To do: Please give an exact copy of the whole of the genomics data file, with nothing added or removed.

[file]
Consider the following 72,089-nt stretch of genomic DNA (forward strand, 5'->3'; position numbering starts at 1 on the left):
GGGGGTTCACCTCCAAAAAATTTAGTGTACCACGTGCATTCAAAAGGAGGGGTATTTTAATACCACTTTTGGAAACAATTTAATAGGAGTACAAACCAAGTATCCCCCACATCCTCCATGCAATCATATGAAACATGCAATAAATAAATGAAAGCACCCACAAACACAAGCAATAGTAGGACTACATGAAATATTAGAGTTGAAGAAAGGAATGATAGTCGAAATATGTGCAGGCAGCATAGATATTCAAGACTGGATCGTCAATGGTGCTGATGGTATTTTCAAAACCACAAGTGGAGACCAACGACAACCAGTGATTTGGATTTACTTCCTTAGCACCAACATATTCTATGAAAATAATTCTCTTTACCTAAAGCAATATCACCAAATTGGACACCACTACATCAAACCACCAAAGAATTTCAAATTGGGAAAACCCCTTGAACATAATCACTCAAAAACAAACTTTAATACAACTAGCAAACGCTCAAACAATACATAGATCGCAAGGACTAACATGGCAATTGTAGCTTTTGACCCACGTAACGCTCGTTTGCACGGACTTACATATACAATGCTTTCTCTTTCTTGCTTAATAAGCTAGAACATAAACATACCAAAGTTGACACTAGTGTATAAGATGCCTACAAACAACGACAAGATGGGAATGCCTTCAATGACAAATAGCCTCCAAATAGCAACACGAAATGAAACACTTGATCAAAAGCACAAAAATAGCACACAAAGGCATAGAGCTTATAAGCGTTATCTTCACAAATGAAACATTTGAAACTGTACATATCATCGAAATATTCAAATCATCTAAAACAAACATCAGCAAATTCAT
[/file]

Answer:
Consider the following 72,089-nt stretch of genomic DNA (forward strand, 5'->3'; position numbering starts at 1 on the left):
GGGGGTTCACCTCCAAAAAATTTAGTGTACCACGTGCATTCAAAAGGAGGGGTATTTTAATACCACTTTTGGAAACAATTTAATAGGAGTACAAACCAAGTATCCCCCACATCCTCCATGCAATCATATGAAACATGCAATAAATAAATGAAAGCACCCACAAACACAAGCAATAGTAGGACTACATGAAATATTAGAGTTGAAGAAAGGAATGATAGTCGAAATATGTGCAGGCAGCATAGATATTCAAGACTGGATCGTCAATGGTGCTGATGGTATTTTCAAAACCACAAGTGGAGACCAACGACAACCAGTGATTTGGATTTACTTCCTTAGCACCAACATATTCTATGAAAATAATTCTCTTTACCTAAAGCAATATCACCAAATTGGACACCACTACATCAAACCACCAAAGAATTTCAAATTGGGAAAACCCCTTGAACATAATCACTCAAAAACAAACTTTAATACAACTAGCAAACGCTCAAACAATACATAGATCGCAAGGACTAACATGGCAATTGTAGCTTTTGACCCACGTAACGCTCGTTTGCACGGACTTACATATACAATGCTTTCTCTTTCTTGCTTAATAAGCTAGAACATAAACATACCAAAGTTGACACTAGTGTATAAGATGCCTACAAACAACGACAAGATGGGAATGCCTTCAATGACAAATAGCCTCCAAATAGCAACACGAAATGAAACACTTGATCAAAAGCACAAAAATAGCACACAAAGGCATAGAGCTTATAAGCGTTATCTTCACAAATGAAACATTTGAAACTGTACATATCATCGAAATATTCAAATCATCTAAAACAAACATCAGCAAATTCAT